Anthropology, Department of


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In January of 2001 the Department of Anthropology and the Department of Geography became the Department of Anthropology and Geography. This merger was not requested by members of either unit: it was imposed administratively. Under ideal circumstance, such mergers evolve organically through a history of collaborations from the bottom up. Nevertheless, faculty of each unit had collaborated in a variety of contexts so there was some basis for integration. As one may imagine, one of the first things we set out to accomplish as a newly formed unit was the establishment of a common set of by-laws. After about six months of joint meetings we created our by-laws which represented a first crucial step in integrating the department. The administrative and committee structures are fully integrated even though the department functions as two separate curricular programs. The next significant step in our history came in the summer of 2002 when the Geography Program faculty moved out of Avery Hall and physically merged into Bessey Hall and Morrill Hall space occupied by faculty of the Anthropology Program. Prior to our physical merger, we had the option of the Geography Program occupying space in Nebraska Hall. Faculty in both programs strongly felt that such a move would hinder our ability to grow together as a cohesive department even though a physical merger would place great hardships on us all by sharing such a small space. The archaeologists were especially inconvenienced by the loss of teaching and research laboratory space. Nevertheless, we believe we made the correct choice. In August of 2002 Dave Wishart became chair of the department. Patricia Draper had been chair at the inception of the merger and there was reasonable concern that the numerically dominant anthropologists would hold administrative sway in the department. Wishart's election put that fear to rest. Since the move and election of Wishart as chair we have met on numerous occasions to discuss department integration programmatically. Out of these discussions came the Indigenous Peoples specialization in the Geography doctoral program which was approved by the Graduate College in November of 2003. This new doctoral program will permit graduate students to pursue a doctoral degree in the Geography Program in an area, indigenous peoples, in which faculty in both programs have interest and expertise. There is discussion of another track in the Geography doctoral program that would emphasize archaeology, GIS, and cartography. It should be noted that these programmatic mergers, to some extent, were driven by a long history of anthropology faculty serving on geography doctoral committees of students who had research topics that bridged our two disciplines. Finally, we are searching for ways to develop a shared undergraduate minor in regional or area studies. Our merger as a cohesive unit has been accomplished successfully. We are proceeding deliberately to simultaneously maintain the integrity of our disciplines while taking advantage of interdisciplinary opportunities that benefit us and our students.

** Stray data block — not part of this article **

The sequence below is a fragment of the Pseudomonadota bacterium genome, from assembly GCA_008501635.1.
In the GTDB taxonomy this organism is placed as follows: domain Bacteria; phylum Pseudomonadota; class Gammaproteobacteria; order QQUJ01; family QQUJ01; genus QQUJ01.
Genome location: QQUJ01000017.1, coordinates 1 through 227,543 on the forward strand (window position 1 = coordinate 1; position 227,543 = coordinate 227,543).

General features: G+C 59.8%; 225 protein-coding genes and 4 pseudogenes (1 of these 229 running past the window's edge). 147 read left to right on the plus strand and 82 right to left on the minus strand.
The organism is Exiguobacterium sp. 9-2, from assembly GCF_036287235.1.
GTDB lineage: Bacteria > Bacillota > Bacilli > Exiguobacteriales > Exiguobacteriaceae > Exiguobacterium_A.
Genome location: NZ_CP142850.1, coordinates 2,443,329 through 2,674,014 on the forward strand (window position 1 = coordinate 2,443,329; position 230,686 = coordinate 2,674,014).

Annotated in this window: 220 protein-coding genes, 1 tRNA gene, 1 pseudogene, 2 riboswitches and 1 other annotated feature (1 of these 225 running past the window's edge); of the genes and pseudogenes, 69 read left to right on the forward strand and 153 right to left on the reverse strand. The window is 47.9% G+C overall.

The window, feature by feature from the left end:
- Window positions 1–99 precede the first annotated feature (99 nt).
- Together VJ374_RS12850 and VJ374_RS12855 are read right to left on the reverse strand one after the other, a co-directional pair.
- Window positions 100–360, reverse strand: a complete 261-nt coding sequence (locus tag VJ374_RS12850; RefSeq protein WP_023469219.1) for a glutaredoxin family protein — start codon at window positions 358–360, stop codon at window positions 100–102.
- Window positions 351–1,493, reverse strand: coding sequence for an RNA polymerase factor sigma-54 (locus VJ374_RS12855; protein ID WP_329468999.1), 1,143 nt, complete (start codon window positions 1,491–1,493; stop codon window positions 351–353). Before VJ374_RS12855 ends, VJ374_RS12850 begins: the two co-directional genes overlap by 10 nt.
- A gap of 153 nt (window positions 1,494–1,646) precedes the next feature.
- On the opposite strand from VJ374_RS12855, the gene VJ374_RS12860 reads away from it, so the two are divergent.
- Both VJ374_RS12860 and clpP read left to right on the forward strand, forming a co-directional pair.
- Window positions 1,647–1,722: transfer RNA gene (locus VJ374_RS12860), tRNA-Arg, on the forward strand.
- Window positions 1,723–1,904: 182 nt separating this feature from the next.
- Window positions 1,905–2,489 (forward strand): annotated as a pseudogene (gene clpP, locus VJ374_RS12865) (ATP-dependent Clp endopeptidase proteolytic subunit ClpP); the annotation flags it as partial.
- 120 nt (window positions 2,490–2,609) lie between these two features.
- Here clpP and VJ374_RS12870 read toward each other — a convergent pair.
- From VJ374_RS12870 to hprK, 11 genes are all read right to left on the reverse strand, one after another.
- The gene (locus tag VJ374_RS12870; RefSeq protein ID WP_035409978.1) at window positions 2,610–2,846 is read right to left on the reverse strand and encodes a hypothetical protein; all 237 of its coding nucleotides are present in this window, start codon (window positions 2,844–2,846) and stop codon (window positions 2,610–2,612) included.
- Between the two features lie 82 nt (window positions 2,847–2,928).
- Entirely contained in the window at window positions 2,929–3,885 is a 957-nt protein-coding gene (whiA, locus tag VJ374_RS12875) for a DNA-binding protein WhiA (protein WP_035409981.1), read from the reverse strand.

Includes Faculty vitae, Course descriptions, Review of Existing Instructional Programs, proposal for a Specialization in Professional Archaeology at the MA level, Review Team Report: (May 1997), Self-Study Report to the Academic Planning Committee Geography Program, supplementary materials.

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